So, technically speaking, it is indeed highly complicated to disentangle the England-only bits from those affecting one, two or three of the other UK jurisdictions as well. But on another level, it’s extremely simple: as all UK legislation relates to England, you could simply make a distinction between English legislation, on the one hand, and UK-wide legislation, on the other. Then, instead of picking out the England-specific bits, it would be a case of saying, where relevant, ‘parts of this bill also relate to Wales and Northern Ireland’ or ‘parts of this bill also apply to Scotland and Wales’, etc.

It comes down to which country the politicians actually think they’re governing. Institutionally and legally, they’re legislating for the UK; therefore, it’s technically correct to set things out as they are done at present: UK bills, parts of which relate to different parts of the UK. But this also entrenches and expresses the establishment mindset, which is that the business of the UK Parliament and of national-UK politicians is to govern a homogeneous ‘nation’ called the UK or Britain – irrespective of the fact that perhaps the majority of what they do relates to only one part of that nation (England), and all of it applies to England alongside one or more of the other UK nations. So in their mind, the politicians think they’re governing Britain; but in reality, they’re governing England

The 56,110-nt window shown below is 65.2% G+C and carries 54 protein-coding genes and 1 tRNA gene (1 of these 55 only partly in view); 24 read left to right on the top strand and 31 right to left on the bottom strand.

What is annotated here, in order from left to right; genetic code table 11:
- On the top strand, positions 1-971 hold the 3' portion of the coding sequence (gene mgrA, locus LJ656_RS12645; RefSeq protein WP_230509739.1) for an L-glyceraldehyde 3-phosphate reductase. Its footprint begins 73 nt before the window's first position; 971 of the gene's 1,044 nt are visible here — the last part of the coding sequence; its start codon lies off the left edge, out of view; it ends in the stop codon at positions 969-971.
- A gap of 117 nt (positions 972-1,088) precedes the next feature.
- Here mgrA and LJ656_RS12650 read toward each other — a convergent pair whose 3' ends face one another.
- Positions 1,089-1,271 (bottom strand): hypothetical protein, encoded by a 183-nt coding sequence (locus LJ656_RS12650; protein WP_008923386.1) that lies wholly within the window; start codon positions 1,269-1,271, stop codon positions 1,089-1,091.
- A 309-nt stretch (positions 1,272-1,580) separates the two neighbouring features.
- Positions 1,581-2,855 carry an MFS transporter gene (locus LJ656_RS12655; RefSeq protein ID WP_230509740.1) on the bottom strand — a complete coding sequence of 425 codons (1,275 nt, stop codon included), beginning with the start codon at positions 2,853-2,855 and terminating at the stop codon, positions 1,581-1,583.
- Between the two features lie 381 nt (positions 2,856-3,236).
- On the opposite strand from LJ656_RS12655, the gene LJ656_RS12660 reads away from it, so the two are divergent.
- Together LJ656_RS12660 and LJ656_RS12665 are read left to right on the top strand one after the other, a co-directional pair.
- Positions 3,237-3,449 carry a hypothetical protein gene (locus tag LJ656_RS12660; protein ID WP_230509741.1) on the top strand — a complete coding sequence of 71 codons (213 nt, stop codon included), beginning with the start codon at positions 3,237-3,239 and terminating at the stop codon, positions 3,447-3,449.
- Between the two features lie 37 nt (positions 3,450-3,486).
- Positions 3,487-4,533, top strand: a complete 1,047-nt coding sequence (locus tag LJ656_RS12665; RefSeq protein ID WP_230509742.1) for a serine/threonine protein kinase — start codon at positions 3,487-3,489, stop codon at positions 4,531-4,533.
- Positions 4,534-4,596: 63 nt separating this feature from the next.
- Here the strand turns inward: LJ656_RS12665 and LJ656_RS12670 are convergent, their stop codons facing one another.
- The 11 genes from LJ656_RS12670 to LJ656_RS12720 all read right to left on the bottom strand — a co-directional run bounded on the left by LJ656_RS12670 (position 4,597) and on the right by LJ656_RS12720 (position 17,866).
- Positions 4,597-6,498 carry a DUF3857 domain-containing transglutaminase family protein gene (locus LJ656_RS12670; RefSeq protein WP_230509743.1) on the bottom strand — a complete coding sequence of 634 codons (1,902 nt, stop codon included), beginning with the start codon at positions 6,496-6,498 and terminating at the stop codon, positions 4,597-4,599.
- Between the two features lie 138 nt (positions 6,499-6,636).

plus.

However, the consequence of adjusting their language to more adequately reflect the post-devolution realities of UK governance would be revolutionary and would blow apart the pretence that the UK is a unitary polity. If MPs thought and, more importantly, openly said and acknowledged that the country they are really governing and legislating for, in all genuinely non-UK-wide matters, was England, this would in effect involve describing the UK parliament as a combined English and UK parliament, whose remit in English matters was occasionally extended into the other UK countries. Of course, this would be unsustainable in the long term and would inevitably lead to an increase in calls for a separate English parliament and further devolution for the other countries involving a clear, consistent separation between the powers devolved to each national parliament and purely UK-wide matters.

This is the real reason why Clegg and the other establishment politicians can’t say England. They’re stuck in a British mould many parts of which have now been chipped out leaving just England, but which they continue to think of as Britain. And they’re afraid that if they start calling it England, the whole thing will fall apart. But in reality, this is what’s needed to free them to create a new politics that is genuinely accountable to the nation – England – it actually represents. Only in this way, perhaps, will the Liberal Democrats finally realise their 1980s predecessors’ ambitions to ‘break the mould of British politics’.